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In the 1500s, Martin Luther wrote "The Bondage of the Will" to defend the Biblical teaching of the depravity of our nature and our slavery to sin. Luther's work was in answer to the writings of Erasmus on free will. Of Erasmus' defense of free will, Luther wrote: "Your book struck me as so worthless and poor that my heart went out to you for having defiled your lovely, brilliant flow of language with such vile stuff. I though it outrageous to convey material of so low a quality in the trappings of such rare eloquence; it is like using gold or silver dishes to carry garden rubbish or dung."
Obviously, Luther was unimpressed with Erasmus' theology or scholarship. Even so, he thanked Erasmus for debating the question of depravity: "You alone, have attacked the real thing, the essential issue. You have not worried me with those extraneous issues about the Papacy, purgatory, indulgences and such like--trifles, rather than issues.... You and you alone have seen the hinge on which all turns, and aimed for the vital spot. For that I heartily thank you."
The vital spot is: "Are we dead in sin (or just maimed)? Is salvation a gift of God's free grace (or something with which we cooperate)? Am I really without hope apart from God's sovereign mercy (or is my decision the key)?" These are the issues that matter, and "respectable" people hate the Bible's answer.
In the early part of the twelfth century, in the Dark Ages, a haggard old sorceress went to the papacy with six envelopes that she claimed had within them God’s revelation for the Roman Catholic Church. She appeared before the pope and said, "I will sell this revelation from God to the church for $500,000." Well, they groaned, like you would, on the inside. And the prelates, along with the pope, decided no, they wouldn’t buy. And so in front of them she burnt the first envelope to ashes.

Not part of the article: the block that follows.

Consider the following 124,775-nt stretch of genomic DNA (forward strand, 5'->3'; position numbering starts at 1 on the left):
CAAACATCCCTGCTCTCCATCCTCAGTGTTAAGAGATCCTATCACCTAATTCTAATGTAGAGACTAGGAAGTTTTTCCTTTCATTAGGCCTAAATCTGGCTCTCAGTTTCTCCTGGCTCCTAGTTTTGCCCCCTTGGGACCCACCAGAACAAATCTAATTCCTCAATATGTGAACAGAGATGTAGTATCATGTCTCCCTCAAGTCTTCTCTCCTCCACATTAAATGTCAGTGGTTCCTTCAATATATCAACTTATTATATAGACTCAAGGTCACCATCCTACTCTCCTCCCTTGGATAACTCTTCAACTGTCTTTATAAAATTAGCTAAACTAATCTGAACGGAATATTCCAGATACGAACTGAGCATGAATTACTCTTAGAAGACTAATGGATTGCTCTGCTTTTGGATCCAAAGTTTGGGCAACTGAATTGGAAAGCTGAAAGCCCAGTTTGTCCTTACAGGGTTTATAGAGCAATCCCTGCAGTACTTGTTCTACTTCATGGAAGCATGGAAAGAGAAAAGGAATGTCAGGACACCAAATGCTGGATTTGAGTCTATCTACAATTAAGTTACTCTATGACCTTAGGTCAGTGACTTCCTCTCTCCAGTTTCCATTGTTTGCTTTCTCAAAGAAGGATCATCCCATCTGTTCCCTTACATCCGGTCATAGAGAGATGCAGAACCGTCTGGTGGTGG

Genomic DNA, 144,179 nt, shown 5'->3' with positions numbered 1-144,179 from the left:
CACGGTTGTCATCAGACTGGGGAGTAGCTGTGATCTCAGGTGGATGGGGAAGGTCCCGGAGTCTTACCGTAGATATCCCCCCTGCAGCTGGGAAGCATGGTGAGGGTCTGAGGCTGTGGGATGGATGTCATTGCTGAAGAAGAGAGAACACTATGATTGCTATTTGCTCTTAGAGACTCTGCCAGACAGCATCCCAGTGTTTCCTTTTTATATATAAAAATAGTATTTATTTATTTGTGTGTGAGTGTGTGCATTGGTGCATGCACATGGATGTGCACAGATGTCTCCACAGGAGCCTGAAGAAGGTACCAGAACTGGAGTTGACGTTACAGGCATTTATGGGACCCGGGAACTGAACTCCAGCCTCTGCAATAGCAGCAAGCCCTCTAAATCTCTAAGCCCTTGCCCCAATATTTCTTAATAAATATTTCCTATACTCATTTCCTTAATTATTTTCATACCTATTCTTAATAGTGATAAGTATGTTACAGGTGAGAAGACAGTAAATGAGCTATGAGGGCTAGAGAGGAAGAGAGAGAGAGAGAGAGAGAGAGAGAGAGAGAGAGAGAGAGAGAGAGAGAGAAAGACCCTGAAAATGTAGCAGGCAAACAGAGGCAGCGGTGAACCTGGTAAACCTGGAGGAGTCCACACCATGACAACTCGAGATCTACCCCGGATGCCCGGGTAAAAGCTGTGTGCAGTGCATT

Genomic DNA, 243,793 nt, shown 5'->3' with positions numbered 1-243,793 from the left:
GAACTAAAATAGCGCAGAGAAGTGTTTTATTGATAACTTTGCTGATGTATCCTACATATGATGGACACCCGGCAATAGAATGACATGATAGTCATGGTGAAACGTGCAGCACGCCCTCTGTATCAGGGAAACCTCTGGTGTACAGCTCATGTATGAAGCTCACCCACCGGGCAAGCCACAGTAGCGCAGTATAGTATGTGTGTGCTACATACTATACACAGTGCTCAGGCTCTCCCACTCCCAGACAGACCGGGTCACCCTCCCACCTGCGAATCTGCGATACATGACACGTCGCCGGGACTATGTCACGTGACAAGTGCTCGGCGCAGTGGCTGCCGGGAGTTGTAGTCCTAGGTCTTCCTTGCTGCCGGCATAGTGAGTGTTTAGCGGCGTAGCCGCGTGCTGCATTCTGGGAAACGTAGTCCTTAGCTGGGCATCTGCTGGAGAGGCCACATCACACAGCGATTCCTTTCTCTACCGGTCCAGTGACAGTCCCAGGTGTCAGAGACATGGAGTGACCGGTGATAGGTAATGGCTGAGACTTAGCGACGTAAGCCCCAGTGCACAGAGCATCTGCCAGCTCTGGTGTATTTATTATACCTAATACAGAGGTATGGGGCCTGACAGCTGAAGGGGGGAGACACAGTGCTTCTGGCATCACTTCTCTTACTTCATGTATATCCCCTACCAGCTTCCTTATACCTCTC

With a measure of excitement and anxiety the pope watched it burn up and began to rethink his answer as she said, "Now I have five envelopes. And I will sell you the five remaining envelopes which contain the future for the church off Rome for $500,000, My price has not gone down." They murmured and talked among themselves and decided no. And so she burnt the second envelope, leaving four.
With an increased sense of anxiety there was a sort of low roar up among The clergy. And she said, "Now I have four envelopes left and for $500,000 I’ll sell ‘em to you." And again, the answer was no. In predictable fashion she burned up the third envelope, leaving three. And then she did the same with the fourth, leaving two.
And finally she said, "Now, for $500,000 I’ll let you see the last two envelopes which contain the revelation of God." Well by that time they couldn’t hold back. So they agreed.
And wouldn’t you know it. The contents of the envelopes were written in Latin, and I can’t read Latin. So I can’t tell you what it said, I’m still wondering myself!
Quoted from The Tale of the Tardy Oxcart, by Charles Swindoll.
For more from Chuck, visit http://www.insight.org
Some time ago my wife and I were watching Biography. It was about the development of the papacy, starting with Peter. Following the ascension Peter went to Rome. He is talked about some in Acts and Paul’s letters so his travel to Rome is taken pretty much at face value. They said, however, that tradition has it he went to Rome to escape persecution of Christians in Jerusalem. During the time that Nero was emperor of Rome, persecution of Christians began there and tradition says that Peter ran again. He only came back when he had a vision of Jesus carrying his cross. Peter asked, “Lord, where are you going?” and Jesus responded saying, “To Rome to be crucified again.” With that the tradition says, Peter returned to Rome where he himself was crucified, upside down by his own choice because, he didn’t deserve to be crucified in the same manner as Jesus. Once again, that leads us to the question, Peter, a rock man?